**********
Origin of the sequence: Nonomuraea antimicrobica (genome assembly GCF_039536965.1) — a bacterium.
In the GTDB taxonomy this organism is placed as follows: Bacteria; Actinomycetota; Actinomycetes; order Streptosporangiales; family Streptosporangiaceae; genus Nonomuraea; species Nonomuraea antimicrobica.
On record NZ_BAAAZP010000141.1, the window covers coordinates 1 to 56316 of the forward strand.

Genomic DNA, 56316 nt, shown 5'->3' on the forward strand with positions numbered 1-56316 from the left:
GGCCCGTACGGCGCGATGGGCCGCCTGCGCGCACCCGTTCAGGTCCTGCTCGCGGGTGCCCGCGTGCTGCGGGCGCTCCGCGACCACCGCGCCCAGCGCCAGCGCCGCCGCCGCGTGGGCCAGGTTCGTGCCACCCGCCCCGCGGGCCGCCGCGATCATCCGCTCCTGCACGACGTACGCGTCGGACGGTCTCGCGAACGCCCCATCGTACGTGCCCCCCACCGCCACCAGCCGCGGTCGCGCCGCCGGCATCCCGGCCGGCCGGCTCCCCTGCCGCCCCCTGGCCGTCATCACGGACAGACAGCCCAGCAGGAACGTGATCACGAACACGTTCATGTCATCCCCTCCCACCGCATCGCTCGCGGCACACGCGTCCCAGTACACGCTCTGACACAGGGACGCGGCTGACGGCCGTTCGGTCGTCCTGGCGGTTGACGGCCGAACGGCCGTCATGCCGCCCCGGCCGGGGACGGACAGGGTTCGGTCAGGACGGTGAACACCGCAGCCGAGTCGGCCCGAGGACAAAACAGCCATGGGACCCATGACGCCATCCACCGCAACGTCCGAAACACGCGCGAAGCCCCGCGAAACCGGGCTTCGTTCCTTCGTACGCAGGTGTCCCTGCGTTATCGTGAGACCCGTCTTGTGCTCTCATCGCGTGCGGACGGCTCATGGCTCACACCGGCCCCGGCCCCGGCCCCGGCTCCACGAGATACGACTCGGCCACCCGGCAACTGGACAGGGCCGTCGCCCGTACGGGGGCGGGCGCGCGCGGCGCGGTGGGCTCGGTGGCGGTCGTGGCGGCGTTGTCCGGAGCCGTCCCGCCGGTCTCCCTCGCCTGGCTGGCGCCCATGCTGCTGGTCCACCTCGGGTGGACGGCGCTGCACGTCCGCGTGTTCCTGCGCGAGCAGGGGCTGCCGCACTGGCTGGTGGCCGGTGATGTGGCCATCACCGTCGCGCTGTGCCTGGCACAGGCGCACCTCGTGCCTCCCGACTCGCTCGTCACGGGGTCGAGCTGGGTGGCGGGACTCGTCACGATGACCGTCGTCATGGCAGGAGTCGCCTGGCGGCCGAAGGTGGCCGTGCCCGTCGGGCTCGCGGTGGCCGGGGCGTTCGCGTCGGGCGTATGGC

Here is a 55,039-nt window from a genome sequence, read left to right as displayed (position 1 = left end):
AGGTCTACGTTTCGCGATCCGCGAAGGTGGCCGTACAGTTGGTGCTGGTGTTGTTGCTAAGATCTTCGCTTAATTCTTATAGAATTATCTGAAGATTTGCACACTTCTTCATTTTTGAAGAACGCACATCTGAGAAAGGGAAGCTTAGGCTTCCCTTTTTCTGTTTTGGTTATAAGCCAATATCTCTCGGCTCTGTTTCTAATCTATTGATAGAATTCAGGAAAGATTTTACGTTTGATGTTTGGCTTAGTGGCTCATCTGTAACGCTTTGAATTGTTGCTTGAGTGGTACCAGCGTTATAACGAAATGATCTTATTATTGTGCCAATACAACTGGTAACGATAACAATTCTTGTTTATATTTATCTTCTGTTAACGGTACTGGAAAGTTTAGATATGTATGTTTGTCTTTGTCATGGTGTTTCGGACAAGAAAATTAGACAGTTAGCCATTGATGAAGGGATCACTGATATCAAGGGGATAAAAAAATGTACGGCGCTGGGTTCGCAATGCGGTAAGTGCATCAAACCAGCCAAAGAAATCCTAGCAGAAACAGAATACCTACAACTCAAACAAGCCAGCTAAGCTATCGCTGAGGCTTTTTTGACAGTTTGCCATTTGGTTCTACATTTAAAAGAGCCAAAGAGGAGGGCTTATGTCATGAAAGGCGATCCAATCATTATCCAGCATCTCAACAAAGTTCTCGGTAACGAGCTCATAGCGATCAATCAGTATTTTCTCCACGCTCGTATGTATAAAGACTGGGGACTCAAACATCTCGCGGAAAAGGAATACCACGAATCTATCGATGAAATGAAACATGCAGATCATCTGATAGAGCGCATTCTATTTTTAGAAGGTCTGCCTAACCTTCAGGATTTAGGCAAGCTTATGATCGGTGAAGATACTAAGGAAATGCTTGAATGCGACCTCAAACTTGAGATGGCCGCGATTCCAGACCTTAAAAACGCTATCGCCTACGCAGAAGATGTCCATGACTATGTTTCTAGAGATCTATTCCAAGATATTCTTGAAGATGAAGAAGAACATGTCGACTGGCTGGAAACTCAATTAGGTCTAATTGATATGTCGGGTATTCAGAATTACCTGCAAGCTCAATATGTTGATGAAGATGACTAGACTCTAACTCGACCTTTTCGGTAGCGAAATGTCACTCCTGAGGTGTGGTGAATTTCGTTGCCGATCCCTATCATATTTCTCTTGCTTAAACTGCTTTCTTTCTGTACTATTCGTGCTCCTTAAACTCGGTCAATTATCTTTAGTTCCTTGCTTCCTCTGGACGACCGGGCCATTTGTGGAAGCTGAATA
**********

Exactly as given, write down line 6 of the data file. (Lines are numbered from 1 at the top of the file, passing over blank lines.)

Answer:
Here is a 55,039-nt window from a genome sequence, read left to right as displayed (position 1 = left end):